I remember, in making conversation with that bishop, I asked him if his salary went right on while he was out here, and when he said, "I beg your pardon," all I could say was, "Forget it." Of course, the bishop didn't know that in Canada we never feel at ease with a man till we know what his salary is, and which of the gold mines he bought shares in last. All this means we lack "class." There isn't a sufficient distinction between us and those lower down in money. Personally I can go bass fishing with a taxi driver and a Toronto surgeon and an American tourist and the "feller that rents the boat" and can't see any difference. Neither can they. There isn't any. That brings me to the Americans! There's another reason for not wanting to leave Canada for England. I'd hate to be so far away from the United States. You see, with us it's second nature, part of our lives, to be near them. Every Sunday morning we read the New York funny papers, and all week we read about politics in Alabama and Louisiana, and whether they caught the bandits that stole the vault of the national bank, and - well, you know American news - there's no other like it. And the Americans come-and-go up here, and we go- and-come down there, and they're educated just as we are and know all about kilowatts but quit Latin at the fourth declension. Their colleges are like ours and their clubs are like ours and their hotels are like ours and Rotaries and Lions and Kiwanis like ours. Honestly, you can't tell where you are unless you happen to get into a British Empire Society; and anyway, they have those in Boston and in Providence, and the Daughters of the American Revolution is practically a British organization - so all that is fifty- fifty. Our students go and play hockey with their stoodents and our tourists going out meet their towrists coming in. The Americans come up here and admire us for the way we hang criminals. They sit in our club and say, "You certainly do hang them, don't you!" My! they'd like to hang a few! The day may be coming when they will. Meantime, we like to hang people to make the Americans sit up. And in the same way we admire the Americans for the way they shovel up mountains and shift river-courses and throw the map all round the place. We sit in the club,
I fascinated, and listen to an American saying, "The proposal is to dam up the Arkansas River and make it run backward over the Rockies." That's the stuff! That's conversation. There you are again - conversation. It would be hard for me or any Canadian to learn to "converse" in England. You see, English conversation turns upon foreign politics and international affairs. It runs to such things as - "But don't you think that the Singapore Base would have been better if it had been at Rangoon or at least on the Irrawaddy?" "Ah, but would that really control Hoopow, or, for that matter, Chefoo?" Now, we don't talk about that. Listen to us in my club and you hear, "He told me that in Central Patricia, they were down to the second level and that there was enough stuff right in sight to make it a cinch. I bought 100 at 2.30 and yesterday it had got to three dollars.....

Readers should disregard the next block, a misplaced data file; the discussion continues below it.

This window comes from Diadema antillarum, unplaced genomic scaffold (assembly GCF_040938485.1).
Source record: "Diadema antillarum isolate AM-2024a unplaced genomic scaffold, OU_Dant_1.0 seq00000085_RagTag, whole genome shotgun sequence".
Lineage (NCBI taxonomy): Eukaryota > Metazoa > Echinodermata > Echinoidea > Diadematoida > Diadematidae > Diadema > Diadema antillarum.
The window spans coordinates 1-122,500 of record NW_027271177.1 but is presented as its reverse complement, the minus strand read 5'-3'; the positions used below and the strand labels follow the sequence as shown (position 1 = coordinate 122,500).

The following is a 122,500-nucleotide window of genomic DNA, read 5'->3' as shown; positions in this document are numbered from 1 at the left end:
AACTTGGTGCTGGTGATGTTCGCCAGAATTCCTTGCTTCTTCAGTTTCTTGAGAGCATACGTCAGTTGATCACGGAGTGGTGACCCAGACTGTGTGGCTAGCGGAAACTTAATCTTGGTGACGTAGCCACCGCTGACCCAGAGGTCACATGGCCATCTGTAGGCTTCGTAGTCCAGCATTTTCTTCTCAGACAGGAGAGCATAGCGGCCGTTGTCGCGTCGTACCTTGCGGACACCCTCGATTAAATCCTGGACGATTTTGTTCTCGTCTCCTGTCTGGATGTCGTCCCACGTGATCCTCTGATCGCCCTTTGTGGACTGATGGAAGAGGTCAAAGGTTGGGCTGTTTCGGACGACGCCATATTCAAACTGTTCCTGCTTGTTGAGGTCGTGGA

That's real talk. And that's our country, anyway - our unfailing interest, for all of us, in its vast development, its huge physical future. In this last sixty years - since I've known it - we have filled it in and filled it in like a huge picture lying in a frame from the frozen seas to the American line, from Nova Scotia to the Pacific. What the English feel about the Armada and the Scottish about Bannockburn, the Canadian, consciously or not, feels about the vast geography of Canada.

There is something inspiring in this building of a new country in which even the least of us has had some part. I can remember how my father went - from our Lake Simcoe farm - to the first Manitoba boom of over fifty years ago - before the railway. He had an idea that what the West needed was British energy and pluck. He came back broke in six months. Then Uncle Edward went; he had a gifted mind and used to quote to us that "the Star of the Empire glitters in the West." He did better. He came back broke only after four years.

Then my brothers Dick and Jim went. Dick was in the Mounted Police and then worked in a saloon and came home broke. Jim got on fine but he played poker too well and had to leave terribly fast. Charlie and George and Teddy went - they all went but me. I was never free to go till now, but I may start at any time. Going West, to a Canadian, is like going after the Holy Grail to a knight of King Arthur. All Canadian families have had, like mine, their Western Odyssey.

It's the great spaces that appeal. To all of us here, the vast unknown country of the North, reaching away to the polar seas, supplies a peculiar mental background. I like to think that in a few short hours in a train or car I can be in the primeval wilderness of the North; that if I like, from my summer home, an hour or two of flight will take me over the divide and down to the mournful shores of the James Bay, untenanted till yesterday, now haunted with its flock of airplanes hunting gold in the wilderness. I never have gone to the James Bay; I never go to it; I never shall. But somehow Id feel lonely without it.

No, I don't think I can leave this country. There is something in its distances and its isolation and its climate that appeals forever. Outside my window as I write in the dark of early morning - for I rise like a farm hand - the rotary snow ploughs on the Cote des Neiges Road are whirling in the air the great blanket of snow that buried Montreal last night. To the north, behind the mountain, the Northern Lights blink on a thousand miles of snow- covered forest and frozen rivers.

We are "sitting pretty" here in Canada. East and west are the two oceans far away; we are backed up against the ice cap of the pole; our feet rest on the fender of the American border, warm with a hundred years of friend- ship. The noise and tumult of Europe we scarcely hear - not for us the angers of the Balkans, the weeping of Vienna and the tumults of Berlin. Our lot lies elsewhere shoveling up mountains, floating in the sky to look for gold, and finding still the Star of Empire in the West.

Thank you, Mother England, I don't think I'll "come home." I'm "home" now. Fetch me my carpet slippers from the farm. Ill rock it out to sleep right here.

Source: Funny Pieces: A Book of Random Sketches (1936)